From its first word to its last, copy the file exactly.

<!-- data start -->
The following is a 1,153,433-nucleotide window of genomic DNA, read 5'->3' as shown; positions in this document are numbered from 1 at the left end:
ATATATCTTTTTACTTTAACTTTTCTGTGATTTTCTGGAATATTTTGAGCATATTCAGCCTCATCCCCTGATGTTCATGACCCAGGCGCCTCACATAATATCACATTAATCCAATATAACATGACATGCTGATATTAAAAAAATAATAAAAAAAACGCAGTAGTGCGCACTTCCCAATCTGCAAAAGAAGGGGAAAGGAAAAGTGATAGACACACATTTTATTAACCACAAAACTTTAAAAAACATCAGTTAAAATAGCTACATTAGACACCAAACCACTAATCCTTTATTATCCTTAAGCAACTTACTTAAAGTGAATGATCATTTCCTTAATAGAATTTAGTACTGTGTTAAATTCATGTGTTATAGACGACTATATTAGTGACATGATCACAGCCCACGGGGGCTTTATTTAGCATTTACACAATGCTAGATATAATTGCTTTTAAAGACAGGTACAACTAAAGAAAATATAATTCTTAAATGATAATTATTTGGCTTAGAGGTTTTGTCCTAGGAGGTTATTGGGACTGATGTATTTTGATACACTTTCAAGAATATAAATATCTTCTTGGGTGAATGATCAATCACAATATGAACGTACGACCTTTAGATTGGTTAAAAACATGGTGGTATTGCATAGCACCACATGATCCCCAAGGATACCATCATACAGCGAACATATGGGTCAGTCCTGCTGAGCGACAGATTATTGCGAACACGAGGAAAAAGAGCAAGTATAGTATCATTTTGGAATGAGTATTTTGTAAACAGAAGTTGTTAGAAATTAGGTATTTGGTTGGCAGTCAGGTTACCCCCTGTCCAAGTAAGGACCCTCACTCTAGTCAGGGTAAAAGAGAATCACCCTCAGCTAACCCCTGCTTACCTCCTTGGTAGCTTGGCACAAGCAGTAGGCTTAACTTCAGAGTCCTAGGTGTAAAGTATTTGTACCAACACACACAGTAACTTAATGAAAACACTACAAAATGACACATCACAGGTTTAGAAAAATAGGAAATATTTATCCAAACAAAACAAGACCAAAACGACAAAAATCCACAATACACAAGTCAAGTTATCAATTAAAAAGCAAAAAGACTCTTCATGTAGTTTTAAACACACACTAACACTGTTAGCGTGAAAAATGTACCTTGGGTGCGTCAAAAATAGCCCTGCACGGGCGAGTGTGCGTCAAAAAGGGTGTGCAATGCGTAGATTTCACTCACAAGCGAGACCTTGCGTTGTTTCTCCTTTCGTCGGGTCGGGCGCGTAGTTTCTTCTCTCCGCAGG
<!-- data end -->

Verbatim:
The following is a 1,153,433-nucleotide window of genomic DNA, read 5'->3' as shown; positions in this document are numbered from 1 at the left end:
ATATATCTTTTTACTTTAACTTTTCTGTGATTTTCTGGAATATTTTGAGCATATTCAGCCTCATCCCCTGATGTTCATGACCCAGGCGCCTCACATAATATCACATTAATCCAATATAACATGACATGCTGATATTAAAAAAATAATAAAAAAAACGCAGTAGTGCGCACTTCCCAATCTGCAAAAGAAGGGGAAAGGAAAAGTGATAGACACACATTTTATTAACCACAAAACTTTAAAAAACATCAGTTAAAATAGCTACATTAGACACCAAACCACTAATCCTTTATTATCCTTAAGCAACTTACTTAAAGTGAATGATCATTTCCTTAATAGAATTTAGTACTGTGTTAAATTCATGTGTTATAGACGACTATATTAGTGACATGATCACAGCCCACGGGGGCTTTATTTAGCATTTACACAATGCTAGATATAATTGCTTTTAAAGACAGGTACAACTAAAGAAAATATAATTCTTAAATGATAATTATTTGGCTTAGAGGTTTTGTCCTAGGAGGTTATTGGGACTGATGTATTTTGATACACTTTCAAGAATATAAATATCTTCTTGGGTGAATGATCAATCACAATATGAACGTACGACCTTTAGATTGGTTAAAAACATGGTGGTATTGCATAGCACCACATGATCCCCAAGGATACCATCATACAGCGAACATATGGGTCAGTCCTGCTGAGCGACAGATTATTGCGAACACGAGGAAAAAGAGCAAGTATAGTATCATTTTGGAATGAGTATTTTGTAAACAGAAGTTGTTAGAAATTAGGTATTTGGTTGGCAGTCAGGTTACCCCCTGTCCAAGTAAGGACCCTCACTCTAGTCAGGGTAAAAGAGAATCACCCTCAGCTAACCCCTGCTTACCTCCTTGGTAGCTTGGCACAAGCAGTAGGCTTAACTTCAGAGTCCTAGGTGTAAAGTATTTGTACCAACACACACAGTAACTTAATGAAAACACTACAAAATGACACATCACAGGTTTAGAAAAATAGGAAATATTTATCCAAACAAAACAAGACCAAAACGACAAAAATCCACAATACACAAGTCAAGTTATCAATTAAAAAGCAAAAAGACTCTTCATGTAGTTTTAAACACACACTAACACTGTTAGCGTGAAAAATGTACCTTGGGTGCGTCAAAAATAGCCCTGCACGGGCGAGTGTGCGTCAAAAAGGGTGTGCAATGCGTAGATTTCACTCACAAGCGAGACCTTGCGTTGTTTCTCCTTTCGTCGGGTCGGGCGCGTAGTTTCTTCTCTCCGCAGG